Richmond Construction Inc. faces $374K in penalties after fatal worker fall
NEW YORK – A federal workplace safety investigation has found a Queens construction contractor failed to provide and ensure the use of effective fall protection safeguards that would have prevented the death of a worker who fell about 60 feet from a roof on May 27, 2021, during demolition of a Brooklyn building.
An investigation by the U.S. Department of Labor’s Occupational Safety and Health Administration found that Richmond Construction Inc. failed to provide and require the use of all required safeguards related to fall protection. A worker engaged in demolishing a building at 1045 Flatbush Ave. fell from the roof to the building’s interior. Investigators also determined that the company failed to train its workers to recognize and avoid fall hazards.
OSHA cited Richmond Construction for nine willful, repeat and serious violations of workplace safety standards and proposed penalties totaling $374,603. OSHA determined that Richmond Construction failed to:
- Provide employees with effective fall protection and fall protection training.
- Have a competent person inspect the roof, lifeline systems and fall arrest harnesses before the employees started work. A competent person has the knowledge to spot hazards and the authority to correct them.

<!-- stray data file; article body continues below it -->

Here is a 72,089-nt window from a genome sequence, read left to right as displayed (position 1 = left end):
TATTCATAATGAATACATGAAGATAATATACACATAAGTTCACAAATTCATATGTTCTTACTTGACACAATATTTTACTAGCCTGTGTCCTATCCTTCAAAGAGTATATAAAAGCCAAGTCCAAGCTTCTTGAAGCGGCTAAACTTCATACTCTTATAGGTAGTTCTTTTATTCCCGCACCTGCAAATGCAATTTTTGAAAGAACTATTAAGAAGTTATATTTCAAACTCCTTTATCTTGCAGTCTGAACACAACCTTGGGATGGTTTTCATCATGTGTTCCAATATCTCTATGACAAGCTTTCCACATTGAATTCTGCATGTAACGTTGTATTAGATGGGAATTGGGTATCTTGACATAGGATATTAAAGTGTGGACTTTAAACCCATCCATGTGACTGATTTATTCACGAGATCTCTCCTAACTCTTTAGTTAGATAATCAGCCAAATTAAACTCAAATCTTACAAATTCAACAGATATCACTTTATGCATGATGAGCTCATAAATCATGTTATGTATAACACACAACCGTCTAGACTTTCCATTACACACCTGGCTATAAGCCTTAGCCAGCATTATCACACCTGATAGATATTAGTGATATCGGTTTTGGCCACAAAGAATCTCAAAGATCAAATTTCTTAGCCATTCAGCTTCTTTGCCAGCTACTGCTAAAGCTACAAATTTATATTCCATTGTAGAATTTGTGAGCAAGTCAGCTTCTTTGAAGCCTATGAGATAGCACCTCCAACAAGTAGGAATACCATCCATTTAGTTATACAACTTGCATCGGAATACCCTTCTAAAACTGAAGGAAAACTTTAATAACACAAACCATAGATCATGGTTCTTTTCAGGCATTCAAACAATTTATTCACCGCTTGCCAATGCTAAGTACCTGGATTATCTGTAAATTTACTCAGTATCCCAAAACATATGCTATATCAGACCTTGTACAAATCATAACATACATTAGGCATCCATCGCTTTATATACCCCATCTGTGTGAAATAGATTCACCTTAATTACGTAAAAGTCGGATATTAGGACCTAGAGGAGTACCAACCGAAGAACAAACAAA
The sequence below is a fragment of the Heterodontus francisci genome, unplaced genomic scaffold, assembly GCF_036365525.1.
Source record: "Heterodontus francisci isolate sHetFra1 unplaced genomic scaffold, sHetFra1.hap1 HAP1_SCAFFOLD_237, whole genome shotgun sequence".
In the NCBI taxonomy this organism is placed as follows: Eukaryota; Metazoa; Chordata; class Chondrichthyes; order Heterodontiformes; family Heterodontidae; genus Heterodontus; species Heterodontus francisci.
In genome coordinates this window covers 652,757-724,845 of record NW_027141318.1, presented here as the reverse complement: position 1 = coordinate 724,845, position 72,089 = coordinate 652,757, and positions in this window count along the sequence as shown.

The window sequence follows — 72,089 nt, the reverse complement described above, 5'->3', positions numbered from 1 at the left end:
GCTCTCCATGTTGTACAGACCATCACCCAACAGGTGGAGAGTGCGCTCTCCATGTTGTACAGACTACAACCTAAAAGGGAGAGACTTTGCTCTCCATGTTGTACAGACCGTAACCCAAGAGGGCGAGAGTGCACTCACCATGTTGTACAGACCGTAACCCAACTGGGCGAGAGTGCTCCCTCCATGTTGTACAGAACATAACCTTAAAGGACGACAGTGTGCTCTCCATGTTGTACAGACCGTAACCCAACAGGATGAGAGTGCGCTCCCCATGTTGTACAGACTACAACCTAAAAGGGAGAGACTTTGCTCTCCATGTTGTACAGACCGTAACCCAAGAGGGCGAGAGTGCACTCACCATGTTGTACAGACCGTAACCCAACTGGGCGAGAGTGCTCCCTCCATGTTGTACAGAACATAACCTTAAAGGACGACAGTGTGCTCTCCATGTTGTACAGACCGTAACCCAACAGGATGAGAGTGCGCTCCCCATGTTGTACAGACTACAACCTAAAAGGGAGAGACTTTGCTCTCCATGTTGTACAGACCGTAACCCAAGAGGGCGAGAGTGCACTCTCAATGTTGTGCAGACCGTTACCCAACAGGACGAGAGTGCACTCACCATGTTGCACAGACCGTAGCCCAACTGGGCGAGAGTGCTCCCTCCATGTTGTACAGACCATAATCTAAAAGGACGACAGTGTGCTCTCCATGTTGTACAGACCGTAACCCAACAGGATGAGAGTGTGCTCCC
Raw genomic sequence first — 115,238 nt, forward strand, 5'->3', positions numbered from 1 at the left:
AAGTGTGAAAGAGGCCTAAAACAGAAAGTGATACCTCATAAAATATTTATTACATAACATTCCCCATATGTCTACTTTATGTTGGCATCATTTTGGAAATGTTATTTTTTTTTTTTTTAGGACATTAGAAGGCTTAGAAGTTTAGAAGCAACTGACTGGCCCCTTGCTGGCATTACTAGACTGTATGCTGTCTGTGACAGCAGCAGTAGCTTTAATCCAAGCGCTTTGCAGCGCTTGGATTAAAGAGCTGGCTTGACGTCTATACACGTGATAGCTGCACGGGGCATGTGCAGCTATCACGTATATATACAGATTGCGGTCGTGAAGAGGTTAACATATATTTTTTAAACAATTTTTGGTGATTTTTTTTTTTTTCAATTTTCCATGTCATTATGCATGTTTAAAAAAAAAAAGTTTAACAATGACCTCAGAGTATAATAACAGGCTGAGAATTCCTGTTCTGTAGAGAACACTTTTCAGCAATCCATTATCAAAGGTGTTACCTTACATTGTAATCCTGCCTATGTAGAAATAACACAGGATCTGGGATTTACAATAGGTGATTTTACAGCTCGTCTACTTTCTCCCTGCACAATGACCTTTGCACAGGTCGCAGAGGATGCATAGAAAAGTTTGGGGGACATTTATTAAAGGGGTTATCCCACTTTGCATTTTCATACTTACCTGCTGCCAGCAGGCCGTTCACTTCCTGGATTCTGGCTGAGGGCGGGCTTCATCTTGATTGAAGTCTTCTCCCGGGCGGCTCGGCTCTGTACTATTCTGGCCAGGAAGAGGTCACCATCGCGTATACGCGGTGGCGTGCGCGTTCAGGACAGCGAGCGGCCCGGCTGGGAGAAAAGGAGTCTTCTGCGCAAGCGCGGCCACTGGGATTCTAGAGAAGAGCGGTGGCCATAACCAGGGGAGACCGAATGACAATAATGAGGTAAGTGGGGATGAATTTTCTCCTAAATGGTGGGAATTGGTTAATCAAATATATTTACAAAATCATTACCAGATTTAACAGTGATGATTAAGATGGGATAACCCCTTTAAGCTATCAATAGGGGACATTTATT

- Have a qualified person supervise the design, installation and use of the horizontal lifeline.
- Ensure the lifeline system was capable of supporting at least 5,000 pounds.
- Ensure employees did not connect their fall protection lanyards to anchor points below their harness rings.
- Provide eye and ear protection to employees operating jackhammers.
“Richmond Construction Inc. ignored its legal responsibility to protect workers from falls and the result was the loss of a worker’s life,” said OSHA Area Director Kay Gee in New York City. “Complying with OSHA standards is not optional. It is required to ensure workers return home unharmed at the end of the day.”
Richmond Construction has 15 business days from receipt of its citations and penalties to comply, request an informal conference with OSHA’s area director, or contest the findings before the independent Occupational Safety and Health Review Commission.
Under the Occupational Safety and Health Act of 1970, employers are responsible for providing safe and healthful workplaces for their employees. OSHA’s role is to ensure these conditions for America’s workers by setting and enforcing standards, and providing training, education and assistance.